24 Jan 2019
Spin-out from UC Irvine's photonics incubator closes $7M round of series B venture funding.
California-based Modulated Imaging, which has developed an optical technique for imaging tissue oxygenation and hemoglobin levels, has closed a $7 million round of venture finance.
The series B round, in which the company aims to raise $10 million overall, will be used to commercialize the UC Irvine spin-out’s “Clarifi” imager, and to support additional clinical trials.
Led by Pangaea Ventures, the series B round features both new and returning investors – among them Germany-based dialysis equipment firm Fresenius Medical Care Ventures, Grey Sky Venture Partners, Mitsubishi UFJ Capital Co. Ltd and Fouse KK.
Janelle Goulard, Pangaea’s director of health investment, is set to join Modulated Imaging’s board of directors.
Modulated Imaging’s technology is based on spatial frequency domain imaging (SFDI), a near-infrared technique that identifies chromophore concentrations in tissue over a wide field of view.
The technique works by shining different patterns of light on the tissue, recording a video of the re-emitted light, and processing the visual information acquired. Mathematical models can then reconstruct the absorption and scattering coefficients of the tissue, yielding quantitative spatial maps of the tissue's optical properties and biochemical composition.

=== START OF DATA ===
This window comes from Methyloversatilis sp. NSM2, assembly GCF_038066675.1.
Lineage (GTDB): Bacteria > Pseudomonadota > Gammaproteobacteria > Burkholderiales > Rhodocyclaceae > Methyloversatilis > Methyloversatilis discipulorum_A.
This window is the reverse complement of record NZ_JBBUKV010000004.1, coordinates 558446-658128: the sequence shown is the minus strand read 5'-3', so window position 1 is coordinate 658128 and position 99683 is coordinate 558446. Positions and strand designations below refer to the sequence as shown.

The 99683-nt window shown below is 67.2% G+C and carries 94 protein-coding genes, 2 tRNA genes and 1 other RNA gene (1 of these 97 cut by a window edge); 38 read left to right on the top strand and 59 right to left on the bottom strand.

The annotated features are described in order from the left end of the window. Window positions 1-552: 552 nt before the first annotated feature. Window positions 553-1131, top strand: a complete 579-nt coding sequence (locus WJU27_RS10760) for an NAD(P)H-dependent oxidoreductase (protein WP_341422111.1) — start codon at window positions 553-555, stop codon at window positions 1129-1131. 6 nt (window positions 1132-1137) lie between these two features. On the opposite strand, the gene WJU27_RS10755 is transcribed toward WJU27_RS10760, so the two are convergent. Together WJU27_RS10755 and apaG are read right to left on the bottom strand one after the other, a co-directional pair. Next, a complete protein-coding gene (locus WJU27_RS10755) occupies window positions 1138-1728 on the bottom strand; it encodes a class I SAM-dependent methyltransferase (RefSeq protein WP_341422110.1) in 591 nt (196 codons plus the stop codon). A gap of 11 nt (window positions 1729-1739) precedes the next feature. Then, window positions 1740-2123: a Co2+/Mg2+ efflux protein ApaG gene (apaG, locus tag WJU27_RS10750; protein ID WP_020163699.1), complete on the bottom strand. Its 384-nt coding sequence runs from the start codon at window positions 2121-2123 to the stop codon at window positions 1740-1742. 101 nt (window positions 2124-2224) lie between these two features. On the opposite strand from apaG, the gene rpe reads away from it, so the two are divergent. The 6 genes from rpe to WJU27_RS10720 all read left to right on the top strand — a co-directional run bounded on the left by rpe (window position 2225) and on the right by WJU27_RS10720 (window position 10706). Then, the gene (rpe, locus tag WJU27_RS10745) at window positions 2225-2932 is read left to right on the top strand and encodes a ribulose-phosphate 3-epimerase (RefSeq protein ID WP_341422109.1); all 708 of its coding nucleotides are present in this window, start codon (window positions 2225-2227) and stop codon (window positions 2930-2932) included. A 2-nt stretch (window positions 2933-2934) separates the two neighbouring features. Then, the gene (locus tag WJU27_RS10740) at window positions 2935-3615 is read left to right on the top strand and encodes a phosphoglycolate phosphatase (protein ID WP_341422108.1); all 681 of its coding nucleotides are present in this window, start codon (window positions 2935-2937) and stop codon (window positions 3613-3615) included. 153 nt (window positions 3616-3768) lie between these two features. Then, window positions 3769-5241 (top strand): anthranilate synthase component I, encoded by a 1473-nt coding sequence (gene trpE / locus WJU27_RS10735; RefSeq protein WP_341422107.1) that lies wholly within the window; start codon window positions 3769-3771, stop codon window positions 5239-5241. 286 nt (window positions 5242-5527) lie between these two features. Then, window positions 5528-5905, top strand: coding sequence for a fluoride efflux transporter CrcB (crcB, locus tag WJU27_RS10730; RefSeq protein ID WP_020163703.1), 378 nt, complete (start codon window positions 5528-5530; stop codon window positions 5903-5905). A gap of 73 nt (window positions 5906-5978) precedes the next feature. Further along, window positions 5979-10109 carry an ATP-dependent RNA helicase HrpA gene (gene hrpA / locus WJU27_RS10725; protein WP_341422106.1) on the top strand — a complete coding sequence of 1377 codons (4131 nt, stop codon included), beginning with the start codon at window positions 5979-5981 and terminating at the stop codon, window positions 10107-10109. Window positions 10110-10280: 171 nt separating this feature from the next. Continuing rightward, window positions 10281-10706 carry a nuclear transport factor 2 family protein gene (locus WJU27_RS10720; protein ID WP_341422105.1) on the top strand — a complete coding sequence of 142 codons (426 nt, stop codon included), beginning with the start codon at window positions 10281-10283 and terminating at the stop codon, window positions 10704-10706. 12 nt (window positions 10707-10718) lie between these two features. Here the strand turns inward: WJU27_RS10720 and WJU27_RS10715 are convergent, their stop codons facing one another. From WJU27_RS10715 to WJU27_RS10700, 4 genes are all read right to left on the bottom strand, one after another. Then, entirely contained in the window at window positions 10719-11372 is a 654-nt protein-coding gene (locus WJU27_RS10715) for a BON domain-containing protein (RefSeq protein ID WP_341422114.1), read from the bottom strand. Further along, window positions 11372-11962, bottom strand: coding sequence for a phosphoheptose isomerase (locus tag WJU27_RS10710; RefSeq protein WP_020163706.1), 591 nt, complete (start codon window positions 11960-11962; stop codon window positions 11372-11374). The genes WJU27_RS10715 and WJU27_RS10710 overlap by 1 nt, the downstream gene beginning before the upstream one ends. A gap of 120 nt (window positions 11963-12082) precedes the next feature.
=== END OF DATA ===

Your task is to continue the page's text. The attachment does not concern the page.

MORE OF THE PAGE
That information can then be used to quantify hemoglobin concentrations in both superficial and sub-surface layers of tissue, enabling diagnosis of circulatory problems and helping doctors identify patients who are at risk of foot ulcers and other vascular complications.
“We expect Modulated Imaging’s novel approach to fundamentally change how clinicians diagnose, treat, and deliver care to patients across the healthcare continuum - especially patients with diabetes,” said Goulard. “The team is focused on providing a solution for all stakeholders in this space and uniquely equipped to make this happen with their breakthrough technology that is protected by worldwide patents.”
Last year, the US Food & Drug Administration (FDA) awarded the Clarifi imager 510(k) clearance for pre-marketing, and with that and the new funding Modulated Imaging will look to fully commercialize the platform.
The company’s CEO and CTO, David Cuccia, said that the support from Pangaea and the continued support of series A investors would accelerate that activity. Hamamatsu and Mitsubishi took part in the $2.9 million series A round, closed in late 2017.
Al Wiegman, who heads up Fresenius Medical Care Ventures, added: “Fresenius Medical Care Ventures’ continued investment in Modulated Imaging is based on the disruptive nature of their early data and the impact we believe this technology could have in our mission to decrease life-altering complications in our patients with diabetes, vascular, and kidney diseases.”
One application where the Modulated Imaging technology promises to have a huge impact is in diabetic foot ulcers, which often go undiagnosed until they are so advanced that amputation becomes the only option for a patient.
“Our technology can measure peripheral perfusion, and allow primary care doctors to screen subjects and prescribe preventative measures prior to ulcer formation,” states the company on its web site. “We can also help the wound care specialist when an ulcer has already formed.”
Other potential clinical uses include detailed skin assessment for aesthetic applications and treatment monitoring in dermatology.